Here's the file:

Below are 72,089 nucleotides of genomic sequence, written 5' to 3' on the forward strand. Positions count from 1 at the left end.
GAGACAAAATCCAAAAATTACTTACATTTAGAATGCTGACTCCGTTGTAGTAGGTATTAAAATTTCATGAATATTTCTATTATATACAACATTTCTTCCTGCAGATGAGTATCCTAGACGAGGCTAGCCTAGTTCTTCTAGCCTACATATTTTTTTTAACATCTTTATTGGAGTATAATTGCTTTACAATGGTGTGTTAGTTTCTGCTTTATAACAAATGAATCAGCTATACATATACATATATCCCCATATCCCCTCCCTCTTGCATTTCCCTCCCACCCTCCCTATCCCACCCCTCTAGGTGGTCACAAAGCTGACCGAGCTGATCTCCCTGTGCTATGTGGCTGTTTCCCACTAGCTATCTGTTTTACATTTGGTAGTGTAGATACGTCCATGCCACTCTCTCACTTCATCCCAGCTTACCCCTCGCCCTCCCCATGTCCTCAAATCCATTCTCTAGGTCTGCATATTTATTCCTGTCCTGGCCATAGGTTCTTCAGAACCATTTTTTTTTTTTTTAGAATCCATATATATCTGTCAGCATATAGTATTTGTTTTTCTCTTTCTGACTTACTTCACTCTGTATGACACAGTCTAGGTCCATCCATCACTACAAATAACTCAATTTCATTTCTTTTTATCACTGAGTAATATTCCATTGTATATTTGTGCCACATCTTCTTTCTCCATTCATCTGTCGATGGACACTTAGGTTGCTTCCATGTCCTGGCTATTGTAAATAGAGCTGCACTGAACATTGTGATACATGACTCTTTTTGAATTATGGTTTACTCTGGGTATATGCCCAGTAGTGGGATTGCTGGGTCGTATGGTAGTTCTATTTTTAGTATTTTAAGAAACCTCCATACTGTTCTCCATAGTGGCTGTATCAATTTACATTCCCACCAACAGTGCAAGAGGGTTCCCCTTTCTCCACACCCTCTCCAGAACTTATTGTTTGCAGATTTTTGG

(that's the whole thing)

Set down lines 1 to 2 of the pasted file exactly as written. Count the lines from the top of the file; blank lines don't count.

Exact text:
Below are 72,089 nucleotides of genomic sequence, written 5' to 3' on the forward strand. Positions count from 1 at the left end.
GAGACAAAATCCAAAAATTACTTACATTTAGAATGCTGACTCCGTTGTAGTAGGTATTAAAATTTCATGAATATTTCTATTATATACAACATTTCTTCCTGCAGATGAGTATCCTAGACGAGGCTAGCCTAGTTCTTCTAGCCTACATATTTTTTTTAACATCTTTATTGGAGTATAATTGCTTTACAATGGTGTGTTAGTTTCTGCTTTATAACAAATGAATCAGCTATACATATACATATATCCCCATATCCCCTCCCTCTTGCATTTCCCTCCCACCCTCCCTATCCCACCCCTCTAGGTGGTCACAAAGCTGACCGAGCTGATCTCCCTGTGCTATGTGGCTGTTTCCCACTAGCTATCTGTTTTACATTTGGTAGTGTAGATACGTCCATGCCACTCTCTCACTTCATCCCAGCTTACCCCTCGCCCTCCCCATGTCCTCAAATCCATTCTCTAGGTCTGCATATTTATTCCTGTCCTGGCCATAGGTTCTTCAGAACCATTTTTTTTTTTTTTAGAATCCATATATATCTGTCAGCATATAGTATTTGTTTTTCTCTTTCTGACTTACTTCACTCTGTATGACACAGTCTAGGTCCATCCATCACTACAAATAACTCAATTTCATTTCTTTTTATCACTGAGTAATATTCCATTGTATATTTGTGCCACATCTTCTTTCTCCATTCATCTGTCGATGGACACTTAGGTTGCTTCCATGTCCTGGCTATTGTAAATAGAGCTGCACTGAACATTGTGATACATGACTCTTTTTGAATTATGGTTTACTCTGGGTATATGCCCAGTAGTGGGATTGCTGGGTCGTATGGTAGTTCTATTTTTAGTATTTTAAGAAACCTCCATACTGTTCTCCATAGTGGCTGTATCAATTTACATTCCCACCAACAGTGCAAGAGGGTTCCCCTTTCTCCACACCCTCTCCAGAACTTATTGTTTGCAGATTTTTGG